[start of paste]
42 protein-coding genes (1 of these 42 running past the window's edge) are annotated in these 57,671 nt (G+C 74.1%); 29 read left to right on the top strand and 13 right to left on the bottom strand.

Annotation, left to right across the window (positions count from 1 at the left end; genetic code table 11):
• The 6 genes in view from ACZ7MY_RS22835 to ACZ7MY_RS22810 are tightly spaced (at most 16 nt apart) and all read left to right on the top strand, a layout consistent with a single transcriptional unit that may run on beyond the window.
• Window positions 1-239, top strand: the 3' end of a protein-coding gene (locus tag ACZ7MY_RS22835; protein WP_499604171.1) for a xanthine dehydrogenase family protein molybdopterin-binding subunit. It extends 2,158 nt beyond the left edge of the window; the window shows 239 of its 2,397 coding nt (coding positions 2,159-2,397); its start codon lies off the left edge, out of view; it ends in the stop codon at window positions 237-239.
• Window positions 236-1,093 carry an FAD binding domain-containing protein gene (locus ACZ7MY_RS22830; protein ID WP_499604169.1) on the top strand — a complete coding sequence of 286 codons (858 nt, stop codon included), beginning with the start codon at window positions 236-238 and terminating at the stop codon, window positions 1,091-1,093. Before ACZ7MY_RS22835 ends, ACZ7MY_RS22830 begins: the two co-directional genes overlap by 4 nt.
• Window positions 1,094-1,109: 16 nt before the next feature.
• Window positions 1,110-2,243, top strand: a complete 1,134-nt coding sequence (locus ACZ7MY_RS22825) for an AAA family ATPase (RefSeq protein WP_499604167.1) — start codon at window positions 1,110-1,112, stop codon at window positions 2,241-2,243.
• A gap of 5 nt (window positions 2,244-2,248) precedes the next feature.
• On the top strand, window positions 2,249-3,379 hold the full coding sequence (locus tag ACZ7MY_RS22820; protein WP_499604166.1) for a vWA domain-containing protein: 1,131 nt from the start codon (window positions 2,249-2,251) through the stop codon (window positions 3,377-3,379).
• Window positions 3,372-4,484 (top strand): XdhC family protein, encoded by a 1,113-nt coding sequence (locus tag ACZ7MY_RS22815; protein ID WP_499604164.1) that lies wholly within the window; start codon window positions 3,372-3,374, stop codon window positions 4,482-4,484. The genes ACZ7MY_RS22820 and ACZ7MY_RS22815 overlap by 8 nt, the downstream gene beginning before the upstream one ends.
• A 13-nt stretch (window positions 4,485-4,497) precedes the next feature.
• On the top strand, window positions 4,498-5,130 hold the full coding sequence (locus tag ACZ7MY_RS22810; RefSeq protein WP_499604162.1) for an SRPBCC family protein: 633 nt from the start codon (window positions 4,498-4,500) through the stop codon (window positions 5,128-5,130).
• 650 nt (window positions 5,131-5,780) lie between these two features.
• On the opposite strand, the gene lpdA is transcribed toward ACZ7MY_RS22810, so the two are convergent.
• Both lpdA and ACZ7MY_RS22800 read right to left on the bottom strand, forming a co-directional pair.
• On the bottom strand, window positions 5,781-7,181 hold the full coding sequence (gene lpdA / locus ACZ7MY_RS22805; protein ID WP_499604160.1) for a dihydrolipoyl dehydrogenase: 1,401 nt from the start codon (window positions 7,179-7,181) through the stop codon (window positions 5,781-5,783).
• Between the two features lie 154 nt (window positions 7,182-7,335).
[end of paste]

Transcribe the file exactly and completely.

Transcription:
42 protein-coding genes (1 of these 42 running past the window's edge) are annotated in these 57,671 nt (G+C 74.1%); 29 read left to right on the top strand and 13 right to left on the bottom strand.

Annotation, left to right across the window (positions count from 1 at the left end; genetic code table 11):
• The 6 genes in view from ACZ7MY_RS22835 to ACZ7MY_RS22810 are tightly spaced (at most 16 nt apart) and all read left to right on the top strand, a layout consistent with a single transcriptional unit that may run on beyond the window.
• Window positions 1-239, top strand: the 3' end of a protein-coding gene (locus tag ACZ7MY_RS22835; protein WP_499604171.1) for a xanthine dehydrogenase family protein molybdopterin-binding subunit. It extends 2,158 nt beyond the left edge of the window; the window shows 239 of its 2,397 coding nt (coding positions 2,159-2,397); its start codon lies off the left edge, out of view; it ends in the stop codon at window positions 237-239.
• Window positions 236-1,093 carry an FAD binding domain-containing protein gene (locus ACZ7MY_RS22830; protein ID WP_499604169.1) on the top strand — a complete coding sequence of 286 codons (858 nt, stop codon included), beginning with the start codon at window positions 236-238 and terminating at the stop codon, window positions 1,091-1,093. Before ACZ7MY_RS22835 ends, ACZ7MY_RS22830 begins: the two co-directional genes overlap by 4 nt.
• Window positions 1,094-1,109: 16 nt before the next feature.
• Window positions 1,110-2,243, top strand: a complete 1,134-nt coding sequence (locus ACZ7MY_RS22825) for an AAA family ATPase (RefSeq protein WP_499604167.1) — start codon at window positions 1,110-1,112, stop codon at window positions 2,241-2,243.
• A gap of 5 nt (window positions 2,244-2,248) precedes the next feature.
• On the top strand, window positions 2,249-3,379 hold the full coding sequence (locus tag ACZ7MY_RS22820; protein WP_499604166.1) for a vWA domain-containing protein: 1,131 nt from the start codon (window positions 2,249-2,251) through the stop codon (window positions 3,377-3,379).
• Window positions 3,372-4,484 (top strand): XdhC family protein, encoded by a 1,113-nt coding sequence (locus tag ACZ7MY_RS22815; protein ID WP_499604164.1) that lies wholly within the window; start codon window positions 3,372-3,374, stop codon window positions 4,482-4,484. The genes ACZ7MY_RS22820 and ACZ7MY_RS22815 overlap by 8 nt, the downstream gene beginning before the upstream one ends.
• A 13-nt stretch (window positions 4,485-4,497) precedes the next feature.
• On the top strand, window positions 4,498-5,130 hold the full coding sequence (locus tag ACZ7MY_RS22810; RefSeq protein WP_499604162.1) for an SRPBCC family protein: 633 nt from the start codon (window positions 4,498-4,500) through the stop codon (window positions 5,128-5,130).
• 650 nt (window positions 5,131-5,780) lie between these two features.
• On the opposite strand, the gene lpdA is transcribed toward ACZ7MY_RS22810, so the two are convergent.
• Both lpdA and ACZ7MY_RS22800 read right to left on the bottom strand, forming a co-directional pair.
• On the bottom strand, window positions 5,781-7,181 hold the full coding sequence (gene lpdA / locus ACZ7MY_RS22805; protein ID WP_499604160.1) for a dihydrolipoyl dehydrogenase: 1,401 nt from the start codon (window positions 7,179-7,181) through the stop codon (window positions 5,781-5,783).
• Between the two features lie 154 nt (window positions 7,182-7,335).